The implication that An can’t read him because his emotions aren’t “available” puts an interesting spin on the challenge Sung-mo sets him at the start: to be able to read him. It leaves you with a strong impression that rather than a test for An, it was really a deadline for himself, because once An is able to read his memories, his past, and his feelings, it changes everything irrevocably and forever.
An’s crisis with Jae-in ends up laying the ground for the biggest challenge he faces, which is confronting Sung-mo’s past and who he really is. It’s a challenge he’s forced to take to heart when Sung-mo disappears, and he makes incremental breakthroughs reading Sung-mo indirectly through objects he’s touched. That’s how we learn about his alexithymia, as well as his childhood of growing up underground, chained and caged, which is one of the most wretched backstories I’ve ever seen. But it’s a process that begins to feel contrived as An follows a trail of too-conveniently-placed metaphysical breadcrumbs, as left by Sung-mo.
In this way, An witnesses his secrets one by one, until he comes to the deepest secret of all, which forms the climax of their arc (I won’t spoil it, just in case!). But with present Sung-mo absent for so many of those moments, it leads to feeling even more disconnected from him, and it makes that wrenching past feel more abstract than real.
Therefore, when An is finally able to read Sung-mo himself, it comes as something of an anti-climax. It’s really only in the final episode that he cracks open and shows An (and consequently, us) everything. It’s a little bit ironic, though, that it’s not the power of psychometry, but his simple, long-awaited confession of the truth that is so moving, and that is what at last closes the distance between him and us.
Now that the show’s over, the feeling of muted dissatisfaction that’s been brewing as I watched the second half has solidified into a lingering conviction that this could have been a much better show. A great first half was pulled down by a confusing third quarter that had too many running threads, and the last-minute corporate corruption storyline (with the introduction of a totally new Big Bad) in the finale seemed a bit abrupt, despite otherwise wrapping up well. The plot, the backstories and the relationships all had tons of substance and promise, but they came hand-in-hand with convoluted storytelling and poor timing that leached the tension from game-changing twists or reveals. All the elements to make a memorable, nail-biting drama were there, but it fell just a little short in its overall execution, like a soup that needs just a bit more salt.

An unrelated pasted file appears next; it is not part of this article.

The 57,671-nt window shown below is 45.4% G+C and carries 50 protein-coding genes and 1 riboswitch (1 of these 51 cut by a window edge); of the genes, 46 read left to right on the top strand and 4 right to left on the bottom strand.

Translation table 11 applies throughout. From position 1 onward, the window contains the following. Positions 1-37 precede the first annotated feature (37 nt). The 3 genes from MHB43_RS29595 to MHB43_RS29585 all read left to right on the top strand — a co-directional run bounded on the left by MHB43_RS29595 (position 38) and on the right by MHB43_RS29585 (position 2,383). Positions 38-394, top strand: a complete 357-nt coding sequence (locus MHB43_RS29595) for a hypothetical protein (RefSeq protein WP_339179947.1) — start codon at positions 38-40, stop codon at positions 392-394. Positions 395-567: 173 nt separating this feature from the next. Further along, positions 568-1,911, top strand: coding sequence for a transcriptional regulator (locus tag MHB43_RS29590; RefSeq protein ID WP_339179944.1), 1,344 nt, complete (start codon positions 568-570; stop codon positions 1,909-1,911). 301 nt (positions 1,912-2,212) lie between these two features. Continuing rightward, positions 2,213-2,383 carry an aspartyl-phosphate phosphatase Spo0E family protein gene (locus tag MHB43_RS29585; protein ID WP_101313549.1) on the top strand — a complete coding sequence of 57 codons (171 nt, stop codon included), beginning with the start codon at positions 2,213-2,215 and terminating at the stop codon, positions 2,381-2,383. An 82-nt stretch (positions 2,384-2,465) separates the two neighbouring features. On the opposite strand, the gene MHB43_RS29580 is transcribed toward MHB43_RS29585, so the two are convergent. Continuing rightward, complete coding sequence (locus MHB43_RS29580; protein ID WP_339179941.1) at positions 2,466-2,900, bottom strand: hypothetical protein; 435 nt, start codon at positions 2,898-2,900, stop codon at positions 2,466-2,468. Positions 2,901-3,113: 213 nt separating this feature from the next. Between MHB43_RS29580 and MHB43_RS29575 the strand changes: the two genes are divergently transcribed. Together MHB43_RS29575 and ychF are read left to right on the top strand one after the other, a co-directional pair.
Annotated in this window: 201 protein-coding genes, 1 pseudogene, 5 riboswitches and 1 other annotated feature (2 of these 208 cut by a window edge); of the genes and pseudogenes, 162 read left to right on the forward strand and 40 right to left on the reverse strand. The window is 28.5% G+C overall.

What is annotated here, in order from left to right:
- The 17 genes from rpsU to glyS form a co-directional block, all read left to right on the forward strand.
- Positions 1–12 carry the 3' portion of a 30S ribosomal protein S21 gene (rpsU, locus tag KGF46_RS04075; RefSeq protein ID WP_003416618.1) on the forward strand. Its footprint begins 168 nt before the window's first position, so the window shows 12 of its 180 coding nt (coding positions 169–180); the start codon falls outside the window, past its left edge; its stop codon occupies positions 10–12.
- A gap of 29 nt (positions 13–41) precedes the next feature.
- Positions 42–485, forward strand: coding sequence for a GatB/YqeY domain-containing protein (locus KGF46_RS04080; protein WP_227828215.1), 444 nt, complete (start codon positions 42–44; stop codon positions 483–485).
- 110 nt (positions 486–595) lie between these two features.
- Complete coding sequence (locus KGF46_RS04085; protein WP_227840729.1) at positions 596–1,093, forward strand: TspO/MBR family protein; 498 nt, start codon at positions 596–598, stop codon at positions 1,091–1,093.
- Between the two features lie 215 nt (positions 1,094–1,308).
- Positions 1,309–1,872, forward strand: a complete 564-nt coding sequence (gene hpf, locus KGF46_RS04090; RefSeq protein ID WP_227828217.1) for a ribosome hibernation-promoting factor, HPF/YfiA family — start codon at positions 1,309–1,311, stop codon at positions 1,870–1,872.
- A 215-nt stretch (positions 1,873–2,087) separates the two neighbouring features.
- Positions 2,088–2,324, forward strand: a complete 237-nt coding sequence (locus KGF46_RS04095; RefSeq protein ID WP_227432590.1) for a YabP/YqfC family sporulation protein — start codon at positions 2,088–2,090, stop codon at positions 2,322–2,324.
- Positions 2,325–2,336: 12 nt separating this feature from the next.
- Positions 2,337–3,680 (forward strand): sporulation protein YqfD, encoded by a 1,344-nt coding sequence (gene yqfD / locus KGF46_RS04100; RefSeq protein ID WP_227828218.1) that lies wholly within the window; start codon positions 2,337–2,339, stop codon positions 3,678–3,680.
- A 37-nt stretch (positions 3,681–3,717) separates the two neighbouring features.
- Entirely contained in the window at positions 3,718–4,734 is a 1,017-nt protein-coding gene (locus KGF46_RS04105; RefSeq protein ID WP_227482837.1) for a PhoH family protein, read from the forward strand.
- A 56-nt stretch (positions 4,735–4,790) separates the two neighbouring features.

Despite its technical faults, I really loved the characters and the sense of family that permeated the show throughout. Though all our main characters were shown to be outsiders, they weren’t lonely or unloved, and always had each other to fall back on, and a whole host of secondary characters who made the world of That Psychometric Guy a warm and inviting one, whether that was Jae-in’s aunt who really loved her, her oddball, nose-picking boss (the always-entertaining Park Chul-min) who turned out to be a solid ally when push came to shove, An’s rich and hapless best friend Dae-bong, or Ji-soo’s best friend, medical examiner Dr. Hong, whose grief over losing her provides some of the best emotion of the show. It’s in those small moments you feel the closest to these characters. I feel like it’s perfectly set-up for a second season and could really suit a procedural format—I’d certainly watch the heck out of it! Psst, tvN!